2020 was a weird year for many things, and blog writing was no exception.
Previously, I never would have imagined publishing even a single post that touched upon how to support students through a global pandemic. But alas, we ended up with many dozens like that.
My teammates and I know that it’s been a tough year — not just for your students, but for student affairs as a profession. SA pros worldwide have had to reevaluate many of their assumptions about student behavior, reconfigure their everyday work processes, invent entirely new methods for engaging students, and more.
This blog aimed to address many of those concerns, challenges, and lingering questions — through a grand total of 159 posts. If you didn’t have a chance to read them all (since, ya know, you were a tad busy engaging students and managing crises), I thought I’d help you out. Here were our ten most popular posts of the entire year, as measured by the number of folx who found and read the words of wisdom penned by student affairs pros and higher ed experts around the country.
Let’s get to it — starting with our 10th most popular and showcasing a brief preview of the goodies within each post.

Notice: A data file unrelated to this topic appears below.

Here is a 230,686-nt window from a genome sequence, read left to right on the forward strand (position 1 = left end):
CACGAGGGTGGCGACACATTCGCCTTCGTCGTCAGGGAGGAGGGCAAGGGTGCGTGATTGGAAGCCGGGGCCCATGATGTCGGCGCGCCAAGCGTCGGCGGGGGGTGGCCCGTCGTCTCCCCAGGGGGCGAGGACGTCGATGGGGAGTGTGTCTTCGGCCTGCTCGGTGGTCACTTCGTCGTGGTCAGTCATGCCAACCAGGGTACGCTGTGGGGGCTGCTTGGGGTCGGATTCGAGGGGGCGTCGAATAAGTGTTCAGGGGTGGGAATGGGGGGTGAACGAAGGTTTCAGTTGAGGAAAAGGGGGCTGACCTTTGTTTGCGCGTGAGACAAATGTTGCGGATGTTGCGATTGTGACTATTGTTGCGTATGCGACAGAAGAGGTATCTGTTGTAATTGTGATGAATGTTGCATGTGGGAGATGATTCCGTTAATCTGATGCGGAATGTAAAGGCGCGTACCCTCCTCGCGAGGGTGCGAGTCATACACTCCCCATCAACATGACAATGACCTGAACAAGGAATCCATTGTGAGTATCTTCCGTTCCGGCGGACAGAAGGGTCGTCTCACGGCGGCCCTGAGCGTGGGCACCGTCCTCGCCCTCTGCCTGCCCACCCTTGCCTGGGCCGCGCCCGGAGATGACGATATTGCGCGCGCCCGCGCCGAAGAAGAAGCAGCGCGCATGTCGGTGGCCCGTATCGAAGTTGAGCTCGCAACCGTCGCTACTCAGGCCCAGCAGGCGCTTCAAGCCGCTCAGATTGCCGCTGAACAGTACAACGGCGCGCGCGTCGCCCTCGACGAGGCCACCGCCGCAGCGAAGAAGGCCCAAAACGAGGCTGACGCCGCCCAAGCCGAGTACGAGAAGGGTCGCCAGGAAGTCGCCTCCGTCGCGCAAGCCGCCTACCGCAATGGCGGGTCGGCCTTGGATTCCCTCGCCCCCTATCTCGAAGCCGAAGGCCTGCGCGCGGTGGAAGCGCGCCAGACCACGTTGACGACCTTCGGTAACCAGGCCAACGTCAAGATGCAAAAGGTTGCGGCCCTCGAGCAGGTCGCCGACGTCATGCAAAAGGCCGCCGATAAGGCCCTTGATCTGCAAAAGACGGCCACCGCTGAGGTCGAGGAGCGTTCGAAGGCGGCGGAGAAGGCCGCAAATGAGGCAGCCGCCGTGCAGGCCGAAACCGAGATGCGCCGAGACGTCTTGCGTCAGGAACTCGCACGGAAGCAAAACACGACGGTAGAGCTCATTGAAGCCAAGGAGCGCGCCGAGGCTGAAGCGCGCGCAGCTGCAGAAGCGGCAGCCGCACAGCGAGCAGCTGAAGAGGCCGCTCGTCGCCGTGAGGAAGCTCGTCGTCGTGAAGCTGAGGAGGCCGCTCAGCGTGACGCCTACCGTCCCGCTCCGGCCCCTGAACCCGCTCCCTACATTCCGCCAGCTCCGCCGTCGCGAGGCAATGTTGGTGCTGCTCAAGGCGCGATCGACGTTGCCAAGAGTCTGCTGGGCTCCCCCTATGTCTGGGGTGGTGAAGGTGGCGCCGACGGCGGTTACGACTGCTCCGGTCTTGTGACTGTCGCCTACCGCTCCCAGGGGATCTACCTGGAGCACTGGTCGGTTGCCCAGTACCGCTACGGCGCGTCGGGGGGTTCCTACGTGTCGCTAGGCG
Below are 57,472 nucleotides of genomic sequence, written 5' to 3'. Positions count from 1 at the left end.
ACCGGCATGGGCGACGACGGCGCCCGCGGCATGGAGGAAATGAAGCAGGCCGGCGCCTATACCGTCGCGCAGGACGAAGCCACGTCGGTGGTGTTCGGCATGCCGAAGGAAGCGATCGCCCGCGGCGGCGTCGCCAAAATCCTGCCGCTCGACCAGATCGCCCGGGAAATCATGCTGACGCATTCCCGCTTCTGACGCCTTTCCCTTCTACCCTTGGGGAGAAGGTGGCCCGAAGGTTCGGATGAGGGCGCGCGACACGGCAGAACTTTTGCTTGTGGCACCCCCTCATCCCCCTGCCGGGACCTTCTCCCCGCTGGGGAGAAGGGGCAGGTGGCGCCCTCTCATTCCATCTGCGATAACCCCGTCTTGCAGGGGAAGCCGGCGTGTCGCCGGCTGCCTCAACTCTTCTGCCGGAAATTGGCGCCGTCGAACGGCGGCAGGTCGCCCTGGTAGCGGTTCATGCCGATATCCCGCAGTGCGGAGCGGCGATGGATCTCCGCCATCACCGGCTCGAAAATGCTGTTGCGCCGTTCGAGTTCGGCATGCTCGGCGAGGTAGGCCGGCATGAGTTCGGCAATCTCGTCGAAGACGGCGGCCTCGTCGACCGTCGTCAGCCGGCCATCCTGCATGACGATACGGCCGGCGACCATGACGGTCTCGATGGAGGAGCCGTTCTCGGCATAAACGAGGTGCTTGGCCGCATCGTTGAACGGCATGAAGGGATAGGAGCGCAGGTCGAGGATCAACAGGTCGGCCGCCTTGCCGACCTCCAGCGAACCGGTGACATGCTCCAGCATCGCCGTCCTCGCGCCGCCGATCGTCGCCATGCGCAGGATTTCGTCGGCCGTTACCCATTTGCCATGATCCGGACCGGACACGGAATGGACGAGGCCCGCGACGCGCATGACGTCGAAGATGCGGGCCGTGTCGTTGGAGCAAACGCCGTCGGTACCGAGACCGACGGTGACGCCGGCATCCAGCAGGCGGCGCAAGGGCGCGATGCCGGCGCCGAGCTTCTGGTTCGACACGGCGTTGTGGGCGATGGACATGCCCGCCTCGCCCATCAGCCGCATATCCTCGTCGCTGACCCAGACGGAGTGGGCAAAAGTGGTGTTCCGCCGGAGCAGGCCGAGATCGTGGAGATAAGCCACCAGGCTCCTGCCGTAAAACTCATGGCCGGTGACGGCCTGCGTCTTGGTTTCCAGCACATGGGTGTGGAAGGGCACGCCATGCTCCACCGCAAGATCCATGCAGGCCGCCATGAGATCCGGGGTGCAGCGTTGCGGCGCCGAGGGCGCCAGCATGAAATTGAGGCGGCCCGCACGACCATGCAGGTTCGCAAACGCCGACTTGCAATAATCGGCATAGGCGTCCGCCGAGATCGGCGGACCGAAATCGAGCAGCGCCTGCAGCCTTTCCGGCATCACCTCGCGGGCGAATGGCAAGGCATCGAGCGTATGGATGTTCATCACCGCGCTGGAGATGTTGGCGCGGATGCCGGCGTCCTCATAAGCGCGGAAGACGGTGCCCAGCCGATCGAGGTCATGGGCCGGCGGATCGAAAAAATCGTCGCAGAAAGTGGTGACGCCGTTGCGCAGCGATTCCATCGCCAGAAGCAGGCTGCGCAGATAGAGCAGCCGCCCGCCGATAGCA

You likely want to help develop your students into outstanding global citizens.
You want them to be compassionate towards others, invested in societal betterment, and confident in advocating for justice. But to help students gain such skills, you need to tackle difficult subjects together.
You can’t shy away from the ugly truths of our society and the biases embedded within it. You need to help students recognize them and call them out.
Even as programming shifts to virtual environments, inclusion remains important.
This means we need to make sure that our students feel included, like they belong, and are capable of participating and enjoying programs.
Inclusion is an intentional choice, wherein we choose to provide access and opportunities for folx — whereas making folx feel like they belong means creating an environment where they can be their true selves.
Our work all comes back to the students.